It can be argued that COVID-19 was the catalyst for even faster adoption of technology-led innovation (the Economist even suggests that some businesses are doing so to avoid risking extinction).
At the helm of this adoption is the Chief Technology Officer, a role defined by Gartner as having overall responsibility for managing the physical and personnel technology infrastructure including technology deployment, network and system management, integration testing, and developing technical operations personnel.
But a CTO is more than just a technologist. In the paper, The Role of the CTO: Four Models for Success, authors Tom Berray and Raj Sampath, describe the CTO as an infrastructure manager, big thinker, technology visionary/operations manager or external-facing technologist.
A new role for CTO?
A different CTO may be emerging post-pandemic. Arthur Hu, CIO of Lenovo and CTO of Lenovo’s Solutions and Services Group, contends that the role of the CTO has transformed drastically over the past couple of years.
He claims the CTO no longer plays a reactive role in ensuring operational efficiency or initiating exploratory, piecemeal R&D ventures. Rather, CTOs are now proactive, strategy-driving C-suite executives who influence business decisions, have a direct impact on bottom lines and are integral to their organisation’s future.
“They embrace emerging technologies through R&D, create innovative products and services that address pertinent customer needs, and bring new solutions to the market,” he added.
Hu attributes the change to what he refers to as the “New IT” paradigm shift – where devices, edge computing, cloud computing, network and artificial intelligence become increasingly connected and work together to drive digitalisation across all industries.
“We believe “New IT” will power the next generation of technology services and experiences for consumers and businesses alike, and there couldn’t be a better time for CTOs to develop innovative solutions for the world.”Arthur Hu
According to the Lenovo 2022 global study, CTOs in China, India and Japan believe that elements of edge computing (including Edge AI, Edge Security, and “Device-Edge-Cloud”) will be important moving forward. In fact, they see opportunities to utilise dimensions of their companies’ IT infrastructure even more than they already have – including 5G MEC (70%), the public edge cloud (68%), IoT Edge (67%) and private edge cloud (60%).
Top challenges in 2023
Security is arguably one of the topic challenges for both CTOs and CIOs as organisations race to the cloud. While misconfiguration is said to be one of the most common reasons for application breaches, insecure APIs have become a new vector of attack, enabling DDoS attacks or undetected access to sensitive company or customer data.
Alexis Susset, group CTO with Unabiz, posited that as more workloads move to the cloud, it is important to review and constantly improve security. He suggested incorporating security testing automation in continuous integration and continuous development (CI/CD) methodologies.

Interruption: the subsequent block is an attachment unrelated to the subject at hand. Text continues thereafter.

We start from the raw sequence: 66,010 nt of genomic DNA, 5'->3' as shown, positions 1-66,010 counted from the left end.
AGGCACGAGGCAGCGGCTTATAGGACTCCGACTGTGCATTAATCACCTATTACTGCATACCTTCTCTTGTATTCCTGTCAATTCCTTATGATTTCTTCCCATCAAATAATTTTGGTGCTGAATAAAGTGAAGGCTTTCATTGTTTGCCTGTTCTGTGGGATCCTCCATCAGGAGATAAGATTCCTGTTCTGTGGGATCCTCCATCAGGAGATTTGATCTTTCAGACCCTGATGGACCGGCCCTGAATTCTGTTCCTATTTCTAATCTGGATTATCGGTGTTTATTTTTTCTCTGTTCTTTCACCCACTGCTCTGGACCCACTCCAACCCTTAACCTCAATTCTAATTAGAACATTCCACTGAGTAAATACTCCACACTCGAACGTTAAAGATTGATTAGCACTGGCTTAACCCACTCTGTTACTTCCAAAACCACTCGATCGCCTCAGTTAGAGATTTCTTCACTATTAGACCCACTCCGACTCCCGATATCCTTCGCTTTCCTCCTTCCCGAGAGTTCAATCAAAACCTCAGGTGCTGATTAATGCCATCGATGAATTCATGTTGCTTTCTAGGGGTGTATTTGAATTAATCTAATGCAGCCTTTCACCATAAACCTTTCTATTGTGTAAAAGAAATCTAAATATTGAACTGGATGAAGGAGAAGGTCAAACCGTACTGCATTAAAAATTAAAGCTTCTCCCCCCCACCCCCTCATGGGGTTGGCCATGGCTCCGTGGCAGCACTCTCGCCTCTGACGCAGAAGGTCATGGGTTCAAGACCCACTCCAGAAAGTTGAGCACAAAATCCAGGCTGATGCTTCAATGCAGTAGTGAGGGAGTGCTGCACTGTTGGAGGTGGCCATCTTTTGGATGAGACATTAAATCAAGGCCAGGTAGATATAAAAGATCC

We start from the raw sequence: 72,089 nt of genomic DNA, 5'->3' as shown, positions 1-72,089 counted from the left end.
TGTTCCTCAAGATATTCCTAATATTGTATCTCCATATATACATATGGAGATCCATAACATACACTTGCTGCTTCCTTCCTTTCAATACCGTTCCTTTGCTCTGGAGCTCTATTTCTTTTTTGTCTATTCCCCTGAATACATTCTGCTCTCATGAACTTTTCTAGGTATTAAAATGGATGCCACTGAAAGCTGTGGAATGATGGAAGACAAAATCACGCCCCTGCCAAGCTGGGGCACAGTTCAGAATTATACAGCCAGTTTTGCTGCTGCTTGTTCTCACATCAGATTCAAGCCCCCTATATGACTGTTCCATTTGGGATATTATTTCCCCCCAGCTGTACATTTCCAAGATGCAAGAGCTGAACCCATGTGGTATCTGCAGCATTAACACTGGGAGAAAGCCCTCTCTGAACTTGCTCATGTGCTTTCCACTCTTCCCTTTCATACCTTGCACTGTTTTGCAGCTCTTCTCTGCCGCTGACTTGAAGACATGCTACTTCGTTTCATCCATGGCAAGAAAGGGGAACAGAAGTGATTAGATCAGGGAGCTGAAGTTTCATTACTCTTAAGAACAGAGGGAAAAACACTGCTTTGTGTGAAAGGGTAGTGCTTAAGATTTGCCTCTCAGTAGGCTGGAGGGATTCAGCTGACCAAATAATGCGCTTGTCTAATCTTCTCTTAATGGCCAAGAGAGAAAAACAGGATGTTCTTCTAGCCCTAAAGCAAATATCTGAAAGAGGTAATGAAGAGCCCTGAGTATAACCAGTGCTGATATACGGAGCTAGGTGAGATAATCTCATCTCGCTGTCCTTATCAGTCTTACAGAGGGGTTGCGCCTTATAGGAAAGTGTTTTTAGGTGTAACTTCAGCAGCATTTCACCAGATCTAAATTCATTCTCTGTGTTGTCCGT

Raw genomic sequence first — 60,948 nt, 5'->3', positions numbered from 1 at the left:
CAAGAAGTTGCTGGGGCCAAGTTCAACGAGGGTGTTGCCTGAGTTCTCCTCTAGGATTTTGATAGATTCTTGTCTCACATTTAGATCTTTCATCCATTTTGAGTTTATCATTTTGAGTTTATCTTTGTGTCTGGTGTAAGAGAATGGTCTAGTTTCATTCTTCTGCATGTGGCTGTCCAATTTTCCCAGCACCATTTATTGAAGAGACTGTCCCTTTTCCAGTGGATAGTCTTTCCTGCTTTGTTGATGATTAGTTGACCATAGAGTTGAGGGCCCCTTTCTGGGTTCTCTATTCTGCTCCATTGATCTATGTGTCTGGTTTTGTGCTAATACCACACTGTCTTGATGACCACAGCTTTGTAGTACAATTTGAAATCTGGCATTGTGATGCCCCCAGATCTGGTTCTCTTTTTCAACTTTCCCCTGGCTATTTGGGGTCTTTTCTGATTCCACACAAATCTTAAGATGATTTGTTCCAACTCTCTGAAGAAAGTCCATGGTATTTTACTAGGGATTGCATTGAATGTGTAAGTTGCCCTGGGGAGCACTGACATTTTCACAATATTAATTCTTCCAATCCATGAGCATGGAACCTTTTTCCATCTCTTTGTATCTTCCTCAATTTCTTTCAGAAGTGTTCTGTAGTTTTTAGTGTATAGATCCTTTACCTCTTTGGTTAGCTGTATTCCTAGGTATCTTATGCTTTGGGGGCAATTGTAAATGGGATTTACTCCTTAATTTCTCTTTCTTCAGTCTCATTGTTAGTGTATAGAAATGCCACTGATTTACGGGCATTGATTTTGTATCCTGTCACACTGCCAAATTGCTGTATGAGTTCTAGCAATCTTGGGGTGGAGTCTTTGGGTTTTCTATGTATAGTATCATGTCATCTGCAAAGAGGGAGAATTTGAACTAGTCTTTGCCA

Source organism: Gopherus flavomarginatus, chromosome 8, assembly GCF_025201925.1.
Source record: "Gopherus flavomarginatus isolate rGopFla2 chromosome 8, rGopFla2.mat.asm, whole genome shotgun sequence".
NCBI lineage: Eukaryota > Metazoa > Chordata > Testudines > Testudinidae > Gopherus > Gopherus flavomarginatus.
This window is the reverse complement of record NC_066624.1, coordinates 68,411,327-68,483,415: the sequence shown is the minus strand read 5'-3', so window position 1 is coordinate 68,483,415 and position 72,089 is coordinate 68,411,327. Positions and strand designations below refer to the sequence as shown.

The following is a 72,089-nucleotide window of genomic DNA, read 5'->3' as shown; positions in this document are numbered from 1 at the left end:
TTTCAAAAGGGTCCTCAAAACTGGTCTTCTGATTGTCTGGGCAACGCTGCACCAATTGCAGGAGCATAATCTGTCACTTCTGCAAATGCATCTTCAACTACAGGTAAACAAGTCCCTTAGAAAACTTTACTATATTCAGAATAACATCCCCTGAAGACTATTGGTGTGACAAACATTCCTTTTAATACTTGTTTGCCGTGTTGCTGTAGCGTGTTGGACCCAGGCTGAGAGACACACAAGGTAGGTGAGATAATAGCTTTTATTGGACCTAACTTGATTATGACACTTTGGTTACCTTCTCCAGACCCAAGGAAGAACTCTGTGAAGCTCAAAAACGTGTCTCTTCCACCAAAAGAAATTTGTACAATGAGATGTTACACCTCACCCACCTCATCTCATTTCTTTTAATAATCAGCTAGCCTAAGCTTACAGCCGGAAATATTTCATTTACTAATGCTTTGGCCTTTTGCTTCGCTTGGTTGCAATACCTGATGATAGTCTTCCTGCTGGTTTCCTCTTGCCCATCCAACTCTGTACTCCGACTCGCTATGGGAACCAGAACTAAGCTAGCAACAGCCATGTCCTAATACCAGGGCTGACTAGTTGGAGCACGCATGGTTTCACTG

Lenovo’s Hu cites compatibility issues in enterprise infrastructure and user experience as top pain points when CTOs make purchasing, upgrading, migrating, and retiring decisions of IT infrastructure for their organisations.
He suggests that CTOs tackle these challenges by ensuring their organisation’s tech stack is lean and nimble enough to handle complex transformation projects and respond quickly to external threats.
“This includes deploying an Everything as a Service (EaaS) model for IT hardware, software and services, an IT consumption method that provides the ultimate operational and technological flexibility. This is especially important as companies strive to deliver innovation and steady growth in the face of economic headwinds,” he elaborated.
Hu contends that the EaaS model frees CTOs and their teams from handling routine IT processes to focus on higher-value business initiatives. They can spend their time innovating, not managing IT.
“By embracing an EaaS model, businesses also benefit from greater cost efficiency, as they only pay for what they need. Moving away from traditional cash purchases and leases and transitioning to a scalable EaaS model is quickly becoming the norm,” he added.
Advise for aspiring CTOs
Susset commented that the ability to see across the needs of organisations is what enables CTOs to derive a vision and related strategy which has an impact beyond technology itself and into all areas of businesses. “This is where executives need to build the ability to grow their knowledge both vertically and horizontally,” he suggested.
“Do not operate in a vacuum and always view technology through the lens of your industry,” offered Hu.
He also suggested spending copious amounts of time in the market and gaining a keen understanding of the latest emerging trends and what your customer needs, which will empower product development teams to develop better offerings.
“You will also need to hone your financial acumen and convince business leaders of the value proposition of your technology investment roadmap, that it will have a positive impact on P&L. Lastly, always maintain an open mind and continue to learn.” Arthur Hu
“I came into this CTO role recognising that I could not do a “copy” of everything that was happening in IT due to the rapidly shifting context,” he concluded.
Rajiv Renganathan, global head of technology, supply chain transportation and international trade at Schneider Electric reminds us that, unlike other C-suite roles, the ambit and expectations from a CTO vary across executives within the same organisation.
“This could be because of the executive's background or experience with the incumbent. Hence it is important to understand the frame-of-reference & definition of success in the minds of the CEO and other executives.”Rajiv Renganathan